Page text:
OTHER DEVELOPMENTS OF NOTE
Inside the Insurance Industry
As insurers around the world struggle to cope with the pandemic crisis and fend off political pressure to pay uncovered losses, insurers are responding in diverse ways. Chubb has pledged not to lay off any employees and offered $10 million in global recovery assistance. Travelers plans to accelerate commission payments to help its agents with their cash flow. Allstate is offering to waive 15% of current auto premiums.
Fitch Ratings Inc. placed the AA- financial strength rating of Lloyd’s of London on “rating watch negative” due to pandemic concerns.
APCIA and other leading trade groups issued statements to Congress last week expressing concern that efforts to compel property insurers to cover COVID-related business interruption claims could bankrupt the industry in light of projections that the present pandemic could generated as many as 30 million claims business interruptions claims from small businesses alone could cost as much as $220-$383 billion per month. In a separate letter, the trades joined numerous business groups in urging Congress to pass separate legislation creating a COVID-19 Recovery Fund.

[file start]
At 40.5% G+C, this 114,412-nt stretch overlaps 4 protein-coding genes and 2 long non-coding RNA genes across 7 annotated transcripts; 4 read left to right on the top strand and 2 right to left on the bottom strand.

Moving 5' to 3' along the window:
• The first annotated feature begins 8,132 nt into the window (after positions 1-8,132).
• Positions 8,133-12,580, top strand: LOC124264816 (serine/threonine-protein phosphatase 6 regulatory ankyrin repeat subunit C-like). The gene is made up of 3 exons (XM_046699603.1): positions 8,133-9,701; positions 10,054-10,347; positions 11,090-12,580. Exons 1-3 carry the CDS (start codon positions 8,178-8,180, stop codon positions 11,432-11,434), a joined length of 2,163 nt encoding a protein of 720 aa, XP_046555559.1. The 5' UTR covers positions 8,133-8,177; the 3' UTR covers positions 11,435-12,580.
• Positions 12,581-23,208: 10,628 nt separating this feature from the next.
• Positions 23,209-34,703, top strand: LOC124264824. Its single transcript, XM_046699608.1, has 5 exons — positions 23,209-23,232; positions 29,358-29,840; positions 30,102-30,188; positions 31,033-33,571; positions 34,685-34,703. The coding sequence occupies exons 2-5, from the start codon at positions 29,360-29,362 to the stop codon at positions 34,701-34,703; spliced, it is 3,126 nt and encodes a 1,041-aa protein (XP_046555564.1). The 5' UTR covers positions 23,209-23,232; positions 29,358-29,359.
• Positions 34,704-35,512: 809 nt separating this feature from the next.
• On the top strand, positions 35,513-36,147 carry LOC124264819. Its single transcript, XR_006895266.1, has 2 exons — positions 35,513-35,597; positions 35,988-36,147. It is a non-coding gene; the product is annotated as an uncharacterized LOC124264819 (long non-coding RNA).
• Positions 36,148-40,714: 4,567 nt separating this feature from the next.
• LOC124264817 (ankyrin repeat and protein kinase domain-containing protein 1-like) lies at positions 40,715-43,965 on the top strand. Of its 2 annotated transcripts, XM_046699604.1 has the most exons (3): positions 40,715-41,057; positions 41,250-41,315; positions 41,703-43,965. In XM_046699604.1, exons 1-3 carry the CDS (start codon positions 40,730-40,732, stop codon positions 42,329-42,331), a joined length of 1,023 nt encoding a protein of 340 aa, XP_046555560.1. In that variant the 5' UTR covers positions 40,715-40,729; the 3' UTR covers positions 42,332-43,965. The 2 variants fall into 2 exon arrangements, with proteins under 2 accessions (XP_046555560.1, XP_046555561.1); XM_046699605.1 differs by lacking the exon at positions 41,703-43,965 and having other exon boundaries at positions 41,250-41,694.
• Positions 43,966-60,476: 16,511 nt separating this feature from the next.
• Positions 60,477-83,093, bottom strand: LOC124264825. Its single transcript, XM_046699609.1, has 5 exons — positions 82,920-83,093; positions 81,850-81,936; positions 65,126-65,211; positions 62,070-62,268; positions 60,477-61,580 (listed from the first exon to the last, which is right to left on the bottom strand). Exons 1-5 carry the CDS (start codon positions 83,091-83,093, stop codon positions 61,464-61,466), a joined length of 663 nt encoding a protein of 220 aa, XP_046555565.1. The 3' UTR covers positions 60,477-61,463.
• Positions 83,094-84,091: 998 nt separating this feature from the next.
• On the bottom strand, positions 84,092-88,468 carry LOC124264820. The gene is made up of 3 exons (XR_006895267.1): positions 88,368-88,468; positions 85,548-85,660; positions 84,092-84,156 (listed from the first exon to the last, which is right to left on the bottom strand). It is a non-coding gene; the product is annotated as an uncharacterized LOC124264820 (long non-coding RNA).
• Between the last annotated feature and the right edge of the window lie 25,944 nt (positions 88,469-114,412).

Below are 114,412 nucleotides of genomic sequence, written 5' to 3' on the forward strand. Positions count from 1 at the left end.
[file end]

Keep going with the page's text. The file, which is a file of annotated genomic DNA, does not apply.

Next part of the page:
Louisiana has joined Massachusetts, New Jersey, New York and Ohio in proposing legislation to require insurers to cover BI losses. Unlike other proposals, the Louisiana bill does not provide for reimbursement through assessments of other insurers.
The Gauthier Houghtaling law firm in New Orleans, which recently filed suit on behalf of Thomas Keller’s French Laundry restaurant, is marketing itself as the spear point of WERBIG: a national coalition of restaurants seeking coverage from their property insurers.
California’s Insurance Commissioner has ordered insurers not to enforce deadlines for claims for claims for coverage until 90 days after the current “state of emergency” ends.
New Coverage Litigation
Restaurants continue to lead the charge against property insurers to compel coverage for COVID BI claims, including a new filing in federal court in Chicago on behalf of numerous bars and restaurants and a suit in Tampa on behalf of a local sports grill.